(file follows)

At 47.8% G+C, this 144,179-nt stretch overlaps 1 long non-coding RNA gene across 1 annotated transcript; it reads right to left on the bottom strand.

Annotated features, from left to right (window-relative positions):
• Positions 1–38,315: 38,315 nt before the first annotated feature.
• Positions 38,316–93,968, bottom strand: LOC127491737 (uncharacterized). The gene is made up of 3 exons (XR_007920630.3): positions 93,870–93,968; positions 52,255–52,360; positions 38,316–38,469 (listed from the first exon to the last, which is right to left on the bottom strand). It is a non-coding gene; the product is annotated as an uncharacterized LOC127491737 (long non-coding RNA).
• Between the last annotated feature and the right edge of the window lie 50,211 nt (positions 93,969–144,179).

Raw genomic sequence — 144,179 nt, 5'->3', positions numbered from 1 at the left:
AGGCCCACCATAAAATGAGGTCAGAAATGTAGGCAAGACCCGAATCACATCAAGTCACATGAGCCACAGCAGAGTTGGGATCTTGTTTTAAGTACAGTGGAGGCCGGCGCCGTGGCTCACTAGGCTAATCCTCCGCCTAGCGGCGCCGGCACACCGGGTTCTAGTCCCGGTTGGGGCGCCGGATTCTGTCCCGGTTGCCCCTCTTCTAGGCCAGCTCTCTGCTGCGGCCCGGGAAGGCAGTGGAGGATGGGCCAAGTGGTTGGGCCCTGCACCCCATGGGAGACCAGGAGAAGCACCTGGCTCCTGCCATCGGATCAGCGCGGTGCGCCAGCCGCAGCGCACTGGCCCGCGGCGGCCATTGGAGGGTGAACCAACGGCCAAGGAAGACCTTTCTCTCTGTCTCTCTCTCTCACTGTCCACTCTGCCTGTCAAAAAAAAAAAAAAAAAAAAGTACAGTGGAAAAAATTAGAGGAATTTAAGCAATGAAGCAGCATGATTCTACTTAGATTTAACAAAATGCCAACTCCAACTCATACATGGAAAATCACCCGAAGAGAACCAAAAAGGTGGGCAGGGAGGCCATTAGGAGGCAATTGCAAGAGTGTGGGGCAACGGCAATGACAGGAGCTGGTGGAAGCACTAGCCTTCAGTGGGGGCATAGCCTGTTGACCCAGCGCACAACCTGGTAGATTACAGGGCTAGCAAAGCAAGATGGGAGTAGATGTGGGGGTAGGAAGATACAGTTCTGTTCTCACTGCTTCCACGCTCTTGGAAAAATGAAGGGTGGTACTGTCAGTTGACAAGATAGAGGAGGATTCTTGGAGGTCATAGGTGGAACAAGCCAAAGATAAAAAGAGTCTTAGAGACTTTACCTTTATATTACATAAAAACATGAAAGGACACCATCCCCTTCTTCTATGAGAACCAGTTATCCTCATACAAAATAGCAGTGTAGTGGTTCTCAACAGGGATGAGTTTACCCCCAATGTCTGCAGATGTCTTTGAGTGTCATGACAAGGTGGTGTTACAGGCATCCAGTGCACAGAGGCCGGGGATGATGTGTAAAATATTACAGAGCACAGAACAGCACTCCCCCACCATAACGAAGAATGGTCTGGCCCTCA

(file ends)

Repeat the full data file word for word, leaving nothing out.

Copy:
At 47.8% G+C, this 144,179-nt stretch overlaps 1 long non-coding RNA gene across 1 annotated transcript; it reads right to left on the bottom strand.

Annotated features, from left to right (window-relative positions):
• Positions 1–38,315: 38,315 nt before the first annotated feature.
• Positions 38,316–93,968, bottom strand: LOC127491737 (uncharacterized). The gene is made up of 3 exons (XR_007920630.3): positions 93,870–93,968; positions 52,255–52,360; positions 38,316–38,469 (listed from the first exon to the last, which is right to left on the bottom strand). It is a non-coding gene; the product is annotated as an uncharacterized LOC127491737 (long non-coding RNA).
• Between the last annotated feature and the right edge of the window lie 50,211 nt (positions 93,969–144,179).

Raw genomic sequence — 144,179 nt, 5'->3', positions numbered from 1 at the left:
AGGCCCACCATAAAATGAGGTCAGAAATGTAGGCAAGACCCGAATCACATCAAGTCACATGAGCCACAGCAGAGTTGGGATCTTGTTTTAAGTACAGTGGAGGCCGGCGCCGTGGCTCACTAGGCTAATCCTCCGCCTAGCGGCGCCGGCACACCGGGTTCTAGTCCCGGTTGGGGCGCCGGATTCTGTCCCGGTTGCCCCTCTTCTAGGCCAGCTCTCTGCTGCGGCCCGGGAAGGCAGTGGAGGATGGGCCAAGTGGTTGGGCCCTGCACCCCATGGGAGACCAGGAGAAGCACCTGGCTCCTGCCATCGGATCAGCGCGGTGCGCCAGCCGCAGCGCACTGGCCCGCGGCGGCCATTGGAGGGTGAACCAACGGCCAAGGAAGACCTTTCTCTCTGTCTCTCTCTCTCACTGTCCACTCTGCCTGTCAAAAAAAAAAAAAAAAAAAAGTACAGTGGAAAAAATTAGAGGAATTTAAGCAATGAAGCAGCATGATTCTACTTAGATTTAACAAAATGCCAACTCCAACTCATACATGGAAAATCACCCGAAGAGAACCAAAAAGGTGGGCAGGGAGGCCATTAGGAGGCAATTGCAAGAGTGTGGGGCAACGGCAATGACAGGAGCTGGTGGAAGCACTAGCCTTCAGTGGGGGCATAGCCTGTTGACCCAGCGCACAACCTGGTAGATTACAGGGCTAGCAAAGCAAGATGGGAGTAGATGTGGGGGTAGGAAGATACAGTTCTGTTCTCACTGCTTCCACGCTCTTGGAAAAATGAAGGGTGGTACTGTCAGTTGACAAGATAGAGGAGGATTCTTGGAGGTCATAGGTGGAACAAGCCAAAGATAAAAAGAGTCTTAGAGACTTTACCTTTATATTACATAAAAACATGAAAGGACACCATCCCCTTCTTCTATGAGAACCAGTTATCCTCATACAAAATAGCAGTGTAGTGGTTCTCAACAGGGATGAGTTTACCCCCAATGTCTGCAGATGTCTTTGAGTGTCATGACAAGGTGGTGTTACAGGCATCCAGTGCACAGAGGCCGGGGATGATGTGTAAAATATTACAGAGCACAGAACAGCACTCCCCCACCATAACGAAGAATGGTCTGGCCCTCA